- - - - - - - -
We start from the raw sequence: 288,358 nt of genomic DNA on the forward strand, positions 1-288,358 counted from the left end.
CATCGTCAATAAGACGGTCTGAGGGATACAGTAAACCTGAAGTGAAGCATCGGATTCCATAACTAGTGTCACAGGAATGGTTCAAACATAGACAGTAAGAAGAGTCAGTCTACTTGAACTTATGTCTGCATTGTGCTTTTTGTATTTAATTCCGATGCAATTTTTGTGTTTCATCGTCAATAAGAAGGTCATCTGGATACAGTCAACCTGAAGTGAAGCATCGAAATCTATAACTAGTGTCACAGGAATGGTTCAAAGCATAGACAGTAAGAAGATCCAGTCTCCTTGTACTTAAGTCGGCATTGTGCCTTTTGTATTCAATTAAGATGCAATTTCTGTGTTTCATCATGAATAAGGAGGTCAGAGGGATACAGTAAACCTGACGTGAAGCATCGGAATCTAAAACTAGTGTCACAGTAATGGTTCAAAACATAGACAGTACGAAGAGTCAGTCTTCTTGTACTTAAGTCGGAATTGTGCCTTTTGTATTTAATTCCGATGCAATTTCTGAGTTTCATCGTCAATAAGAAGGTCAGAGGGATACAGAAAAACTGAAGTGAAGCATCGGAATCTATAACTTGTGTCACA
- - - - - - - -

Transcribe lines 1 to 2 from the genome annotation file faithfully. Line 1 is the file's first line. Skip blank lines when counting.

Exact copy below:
We start from the raw sequence: 288,358 nt of genomic DNA on the forward strand, positions 1-288,358 counted from the left end.
CATCGTCAATAAGACGGTCTGAGGGATACAGTAAACCTGAAGTGAAGCATCGGATTCCATAACTAGTGTCACAGGAATGGTTCAAACATAGACAGTAAGAAGAGTCAGTCTACTTGAACTTATGTCTGCATTGTGCTTTTTGTATTTAATTCCGATGCAATTTTTGTGTTTCATCGTCAATAAGAAGGTCATCTGGATACAGTCAACCTGAAGTGAAGCATCGAAATCTATAACTAGTGTCACAGGAATGGTTCAAAGCATAGACAGTAAGAAGATCCAGTCTCCTTGTACTTAAGTCGGCATTGTGCCTTTTGTATTCAATTAAGATGCAATTTCTGTGTTTCATCATGAATAAGGAGGTCAGAGGGATACAGTAAACCTGACGTGAAGCATCGGAATCTAAAACTAGTGTCACAGTAATGGTTCAAAACATAGACAGTACGAAGAGTCAGTCTTCTTGTACTTAAGTCGGAATTGTGCCTTTTGTATTTAATTCCGATGCAATTTCTGAGTTTCATCGTCAATAAGAAGGTCAGAGGGATACAGAAAAACTGAAGTGAAGCATCGGAATCTATAACTTGTGTCACA